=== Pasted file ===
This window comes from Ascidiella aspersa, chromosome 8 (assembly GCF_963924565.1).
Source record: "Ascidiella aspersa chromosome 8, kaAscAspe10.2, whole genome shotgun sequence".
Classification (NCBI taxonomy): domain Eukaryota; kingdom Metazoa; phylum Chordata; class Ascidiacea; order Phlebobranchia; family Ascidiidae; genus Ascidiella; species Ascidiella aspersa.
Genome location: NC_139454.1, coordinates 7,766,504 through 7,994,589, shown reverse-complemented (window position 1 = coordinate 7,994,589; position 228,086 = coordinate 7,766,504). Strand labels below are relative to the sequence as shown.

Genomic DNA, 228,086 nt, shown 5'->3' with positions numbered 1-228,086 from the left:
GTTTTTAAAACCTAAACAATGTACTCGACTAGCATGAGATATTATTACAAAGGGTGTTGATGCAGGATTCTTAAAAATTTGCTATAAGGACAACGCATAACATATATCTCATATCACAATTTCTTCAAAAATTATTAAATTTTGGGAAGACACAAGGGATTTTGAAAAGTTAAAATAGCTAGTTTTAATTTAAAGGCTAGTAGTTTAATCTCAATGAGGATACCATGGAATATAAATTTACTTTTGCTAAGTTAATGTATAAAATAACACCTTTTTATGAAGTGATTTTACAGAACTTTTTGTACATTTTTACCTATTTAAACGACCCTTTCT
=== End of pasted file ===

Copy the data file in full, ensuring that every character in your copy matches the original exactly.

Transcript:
This window comes from Ascidiella aspersa, chromosome 8 (assembly GCF_963924565.1).
Source record: "Ascidiella aspersa chromosome 8, kaAscAspe10.2, whole genome shotgun sequence".
Classification (NCBI taxonomy): domain Eukaryota; kingdom Metazoa; phylum Chordata; class Ascidiacea; order Phlebobranchia; family Ascidiidae; genus Ascidiella; species Ascidiella aspersa.
Genome location: NC_139454.1, coordinates 7,766,504 through 7,994,589, shown reverse-complemented (window position 1 = coordinate 7,994,589; position 228,086 = coordinate 7,766,504). Strand labels below are relative to the sequence as shown.

Genomic DNA, 228,086 nt, shown 5'->3' with positions numbered 1-228,086 from the left:
GTTTTTAAAACCTAAACAATGTACTCGACTAGCATGAGATATTATTACAAAGGGTGTTGATGCAGGATTCTTAAAAATTTGCTATAAGGACAACGCATAACATATATCTCATATCACAATTTCTTCAAAAATTATTAAATTTTGGGAAGACACAAGGGATTTTGAAAAGTTAAAATAGCTAGTTTTAATTTAAAGGCTAGTAGTTTAATCTCAATGAGGATACCATGGAATATAAATTTACTTTTGCTAAGTTAATGTATAAAATAACACCTTTTTATGAAGTGATTTTACAGAACTTTTTGTACATTTTTACCTATTTAAACGACCCTTTCT